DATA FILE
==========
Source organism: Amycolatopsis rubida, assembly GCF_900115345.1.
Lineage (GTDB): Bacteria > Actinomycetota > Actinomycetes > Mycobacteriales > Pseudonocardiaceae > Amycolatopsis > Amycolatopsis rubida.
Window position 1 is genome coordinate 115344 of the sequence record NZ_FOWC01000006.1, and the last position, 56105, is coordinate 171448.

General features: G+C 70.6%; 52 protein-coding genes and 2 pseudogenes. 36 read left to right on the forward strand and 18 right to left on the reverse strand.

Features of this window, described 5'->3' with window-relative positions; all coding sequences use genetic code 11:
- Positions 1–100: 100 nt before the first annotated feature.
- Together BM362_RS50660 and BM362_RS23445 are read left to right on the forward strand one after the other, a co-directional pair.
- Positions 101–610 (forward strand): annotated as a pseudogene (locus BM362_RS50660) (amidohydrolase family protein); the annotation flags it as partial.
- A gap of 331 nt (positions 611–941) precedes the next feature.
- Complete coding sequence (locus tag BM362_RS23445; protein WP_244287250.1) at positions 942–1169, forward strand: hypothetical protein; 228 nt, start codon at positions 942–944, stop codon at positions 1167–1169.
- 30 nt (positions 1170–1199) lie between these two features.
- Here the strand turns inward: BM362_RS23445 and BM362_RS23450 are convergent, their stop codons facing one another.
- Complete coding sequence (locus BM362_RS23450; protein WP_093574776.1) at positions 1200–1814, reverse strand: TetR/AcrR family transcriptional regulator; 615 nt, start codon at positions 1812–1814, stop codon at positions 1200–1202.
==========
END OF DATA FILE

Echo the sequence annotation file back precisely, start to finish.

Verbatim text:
Source organism: Amycolatopsis rubida, assembly GCF_900115345.1.
Lineage (GTDB): Bacteria > Actinomycetota > Actinomycetes > Mycobacteriales > Pseudonocardiaceae > Amycolatopsis > Amycolatopsis rubida.
Window position 1 is genome coordinate 115344 of the sequence record NZ_FOWC01000006.1, and the last position, 56105, is coordinate 171448.

General features: G+C 70.6%; 52 protein-coding genes and 2 pseudogenes. 36 read left to right on the forward strand and 18 right to left on the reverse strand.

Features of this window, described 5'->3' with window-relative positions; all coding sequences use genetic code 11:
- Positions 1–100: 100 nt before the first annotated feature.
- Together BM362_RS50660 and BM362_RS23445 are read left to right on the forward strand one after the other, a co-directional pair.
- Positions 101–610 (forward strand): annotated as a pseudogene (locus BM362_RS50660) (amidohydrolase family protein); the annotation flags it as partial.
- A gap of 331 nt (positions 611–941) precedes the next feature.
- Complete coding sequence (locus tag BM362_RS23445; protein WP_244287250.1) at positions 942–1169, forward strand: hypothetical protein; 228 nt, start codon at positions 942–944, stop codon at positions 1167–1169.
- 30 nt (positions 1170–1199) lie between these two features.
- Here the strand turns inward: BM362_RS23445 and BM362_RS23450 are convergent, their stop codons facing one another.
- Complete coding sequence (locus BM362_RS23450; protein WP_093574776.1) at positions 1200–1814, reverse strand: TetR/AcrR family transcriptional regulator; 615 nt, start codon at positions 1812–1814, stop codon at positions 1200–1202.